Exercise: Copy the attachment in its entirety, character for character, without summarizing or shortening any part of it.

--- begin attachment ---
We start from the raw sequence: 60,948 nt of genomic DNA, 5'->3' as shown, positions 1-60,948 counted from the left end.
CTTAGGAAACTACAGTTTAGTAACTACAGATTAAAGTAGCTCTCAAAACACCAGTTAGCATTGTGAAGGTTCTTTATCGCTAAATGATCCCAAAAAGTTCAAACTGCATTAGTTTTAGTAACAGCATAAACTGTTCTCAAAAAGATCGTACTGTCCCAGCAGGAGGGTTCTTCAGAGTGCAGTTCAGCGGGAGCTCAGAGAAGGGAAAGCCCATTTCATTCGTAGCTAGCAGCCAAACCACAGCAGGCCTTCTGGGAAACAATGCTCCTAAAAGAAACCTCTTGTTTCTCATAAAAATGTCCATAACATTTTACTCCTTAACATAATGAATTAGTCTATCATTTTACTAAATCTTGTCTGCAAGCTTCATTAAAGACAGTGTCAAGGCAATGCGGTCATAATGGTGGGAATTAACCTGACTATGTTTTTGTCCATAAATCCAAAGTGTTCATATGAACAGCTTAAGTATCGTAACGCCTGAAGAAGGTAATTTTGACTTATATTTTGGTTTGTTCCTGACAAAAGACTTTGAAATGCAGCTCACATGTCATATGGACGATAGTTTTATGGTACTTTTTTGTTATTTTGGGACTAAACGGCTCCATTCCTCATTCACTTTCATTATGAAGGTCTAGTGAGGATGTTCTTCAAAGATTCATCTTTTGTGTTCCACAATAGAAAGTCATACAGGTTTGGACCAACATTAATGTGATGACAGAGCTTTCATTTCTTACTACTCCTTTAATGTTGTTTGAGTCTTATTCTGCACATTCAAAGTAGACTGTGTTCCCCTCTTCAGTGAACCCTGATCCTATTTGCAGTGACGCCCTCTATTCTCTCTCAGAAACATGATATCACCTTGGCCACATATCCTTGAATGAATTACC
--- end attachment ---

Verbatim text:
We start from the raw sequence: 60,948 nt of genomic DNA, 5'->3' as shown, positions 1-60,948 counted from the left end.
CTTAGGAAACTACAGTTTAGTAACTACAGATTAAAGTAGCTCTCAAAACACCAGTTAGCATTGTGAAGGTTCTTTATCGCTAAATGATCCCAAAAAGTTCAAACTGCATTAGTTTTAGTAACAGCATAAACTGTTCTCAAAAAGATCGTACTGTCCCAGCAGGAGGGTTCTTCAGAGTGCAGTTCAGCGGGAGCTCAGAGAAGGGAAAGCCCATTTCATTCGTAGCTAGCAGCCAAACCACAGCAGGCCTTCTGGGAAACAATGCTCCTAAAAGAAACCTCTTGTTTCTCATAAAAATGTCCATAACATTTTACTCCTTAACATAATGAATTAGTCTATCATTTTACTAAATCTTGTCTGCAAGCTTCATTAAAGACAGTGTCAAGGCAATGCGGTCATAATGGTGGGAATTAACCTGACTATGTTTTTGTCCATAAATCCAAAGTGTTCATATGAACAGCTTAAGTATCGTAACGCCTGAAGAAGGTAATTTTGACTTATATTTTGGTTTGTTCCTGACAAAAGACTTTGAAATGCAGCTCACATGTCATATGGACGATAGTTTTATGGTACTTTTTTGTTATTTTGGGACTAAACGGCTCCATTCCTCATTCACTTTCATTATGAAGGTCTAGTGAGGATGTTCTTCAAAGATTCATCTTTTGTGTTCCACAATAGAAAGTCATACAGGTTTGGACCAACATTAATGTGATGACAGAGCTTTCATTTCTTACTACTCCTTTAATGTTGTTTGAGTCTTATTCTGCACATTCAAAGTAGACTGTGTTCCCCTCTTCAGTGAACCCTGATCCTATTTGCAGTGACGCCCTCTATTCTCTCTCAGAAACATGATATCACCTTGGCCACATATCCTTGAATGAATTACC